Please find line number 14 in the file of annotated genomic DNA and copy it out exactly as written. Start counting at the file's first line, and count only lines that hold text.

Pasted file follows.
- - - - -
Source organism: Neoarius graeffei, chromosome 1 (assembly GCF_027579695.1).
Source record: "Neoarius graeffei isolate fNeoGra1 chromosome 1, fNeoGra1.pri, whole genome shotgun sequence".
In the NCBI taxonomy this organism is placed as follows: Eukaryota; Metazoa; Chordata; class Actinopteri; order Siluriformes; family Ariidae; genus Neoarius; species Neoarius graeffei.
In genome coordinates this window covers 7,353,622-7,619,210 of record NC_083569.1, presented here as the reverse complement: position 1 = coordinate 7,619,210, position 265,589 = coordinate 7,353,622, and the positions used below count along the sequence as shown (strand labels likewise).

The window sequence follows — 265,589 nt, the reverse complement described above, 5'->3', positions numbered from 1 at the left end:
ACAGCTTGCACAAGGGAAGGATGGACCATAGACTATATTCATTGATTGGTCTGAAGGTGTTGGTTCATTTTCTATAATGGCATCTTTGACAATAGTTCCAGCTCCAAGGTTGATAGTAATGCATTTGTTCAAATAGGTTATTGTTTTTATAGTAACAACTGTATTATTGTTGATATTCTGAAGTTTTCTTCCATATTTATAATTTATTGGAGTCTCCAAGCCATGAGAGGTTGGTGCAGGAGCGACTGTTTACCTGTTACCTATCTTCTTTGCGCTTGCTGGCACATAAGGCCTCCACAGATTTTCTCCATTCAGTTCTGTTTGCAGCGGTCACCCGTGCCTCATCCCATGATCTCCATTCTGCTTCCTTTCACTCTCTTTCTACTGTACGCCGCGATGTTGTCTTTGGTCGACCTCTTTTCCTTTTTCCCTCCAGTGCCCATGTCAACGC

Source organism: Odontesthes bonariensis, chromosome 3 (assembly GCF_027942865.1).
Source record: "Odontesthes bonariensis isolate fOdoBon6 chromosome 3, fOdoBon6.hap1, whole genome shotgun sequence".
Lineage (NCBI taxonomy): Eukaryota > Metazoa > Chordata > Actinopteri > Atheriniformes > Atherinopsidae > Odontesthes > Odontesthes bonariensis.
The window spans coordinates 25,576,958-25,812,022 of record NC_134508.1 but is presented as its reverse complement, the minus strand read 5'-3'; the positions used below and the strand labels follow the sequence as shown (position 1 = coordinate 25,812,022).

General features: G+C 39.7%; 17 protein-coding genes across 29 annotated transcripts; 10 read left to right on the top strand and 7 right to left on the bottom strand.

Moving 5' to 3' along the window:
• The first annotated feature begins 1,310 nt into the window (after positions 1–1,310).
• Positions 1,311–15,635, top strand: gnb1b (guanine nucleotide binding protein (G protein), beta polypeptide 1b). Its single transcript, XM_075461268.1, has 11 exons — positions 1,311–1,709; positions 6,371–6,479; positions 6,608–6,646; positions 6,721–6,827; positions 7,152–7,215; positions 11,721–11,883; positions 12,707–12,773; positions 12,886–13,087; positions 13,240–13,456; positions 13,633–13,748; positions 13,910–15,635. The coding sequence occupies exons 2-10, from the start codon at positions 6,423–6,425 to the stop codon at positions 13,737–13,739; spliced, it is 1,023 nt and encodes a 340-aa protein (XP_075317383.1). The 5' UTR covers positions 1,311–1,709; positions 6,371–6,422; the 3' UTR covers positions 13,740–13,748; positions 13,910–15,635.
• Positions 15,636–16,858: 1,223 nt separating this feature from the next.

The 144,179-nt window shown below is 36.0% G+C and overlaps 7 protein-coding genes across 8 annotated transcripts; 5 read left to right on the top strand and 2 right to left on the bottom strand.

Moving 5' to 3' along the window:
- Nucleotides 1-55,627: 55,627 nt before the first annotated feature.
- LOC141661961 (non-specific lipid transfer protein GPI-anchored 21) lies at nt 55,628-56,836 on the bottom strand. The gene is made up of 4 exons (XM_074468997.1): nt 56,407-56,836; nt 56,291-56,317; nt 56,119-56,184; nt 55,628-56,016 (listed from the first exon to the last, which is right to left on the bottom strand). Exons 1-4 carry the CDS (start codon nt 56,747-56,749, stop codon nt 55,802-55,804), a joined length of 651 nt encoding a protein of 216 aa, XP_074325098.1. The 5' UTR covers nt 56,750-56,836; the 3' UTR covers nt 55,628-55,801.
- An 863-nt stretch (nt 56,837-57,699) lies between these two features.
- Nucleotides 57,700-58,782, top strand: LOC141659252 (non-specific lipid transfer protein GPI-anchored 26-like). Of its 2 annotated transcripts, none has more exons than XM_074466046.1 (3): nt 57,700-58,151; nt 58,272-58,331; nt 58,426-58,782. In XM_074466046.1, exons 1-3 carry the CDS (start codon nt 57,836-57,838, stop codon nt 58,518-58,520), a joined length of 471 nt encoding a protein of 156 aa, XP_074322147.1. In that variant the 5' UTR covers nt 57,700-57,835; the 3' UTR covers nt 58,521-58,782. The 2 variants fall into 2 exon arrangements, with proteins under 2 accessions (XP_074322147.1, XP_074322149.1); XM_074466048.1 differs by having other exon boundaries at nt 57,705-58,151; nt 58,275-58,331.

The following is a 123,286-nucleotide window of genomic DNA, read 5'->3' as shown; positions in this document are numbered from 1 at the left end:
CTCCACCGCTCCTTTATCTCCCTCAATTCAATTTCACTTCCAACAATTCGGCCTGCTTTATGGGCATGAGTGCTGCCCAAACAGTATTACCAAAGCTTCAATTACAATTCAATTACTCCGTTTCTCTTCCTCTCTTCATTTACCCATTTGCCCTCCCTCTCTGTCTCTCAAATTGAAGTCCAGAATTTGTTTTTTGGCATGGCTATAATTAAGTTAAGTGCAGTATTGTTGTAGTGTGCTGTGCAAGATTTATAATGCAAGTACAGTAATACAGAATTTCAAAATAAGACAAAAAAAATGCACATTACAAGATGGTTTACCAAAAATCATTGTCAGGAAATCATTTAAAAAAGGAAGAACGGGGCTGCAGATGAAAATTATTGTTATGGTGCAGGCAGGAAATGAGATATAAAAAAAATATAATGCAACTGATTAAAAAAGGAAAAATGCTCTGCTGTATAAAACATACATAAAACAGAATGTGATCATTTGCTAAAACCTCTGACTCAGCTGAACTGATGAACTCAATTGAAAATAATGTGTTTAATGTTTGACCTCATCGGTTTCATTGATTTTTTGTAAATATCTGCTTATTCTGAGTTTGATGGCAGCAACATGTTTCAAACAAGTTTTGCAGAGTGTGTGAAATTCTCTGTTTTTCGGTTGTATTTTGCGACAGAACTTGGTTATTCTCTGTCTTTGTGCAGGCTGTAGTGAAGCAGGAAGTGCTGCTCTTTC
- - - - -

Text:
• Positions 1,311–15,635, top strand: gnb1b (guanine nucleotide binding protein (G protein), beta polypeptide 1b). Its single transcript, XM_075461268.1, has 11 exons — positions 1,311–1,709; positions 6,371–6,479; positions 6,608–6,646; positions 6,721–6,827; positions 7,152–7,215; positions 11,721–11,883; positions 12,707–12,773; positions 12,886–13,087; positions 13,240–13,456; positions 13,633–13,748; positions 13,910–15,635. The coding sequence occupies exons 2-10, from the start codon at positions 6,423–6,425 to the stop codon at positions 13,737–13,739; spliced, it is 1,023 nt and encodes a 340-aa protein (XP_075317383.1). The 5' UTR covers positions 1,311–1,709; positions 6,371–6,422; the 3' UTR covers positions 13,740–13,748; positions 13,910–15,635.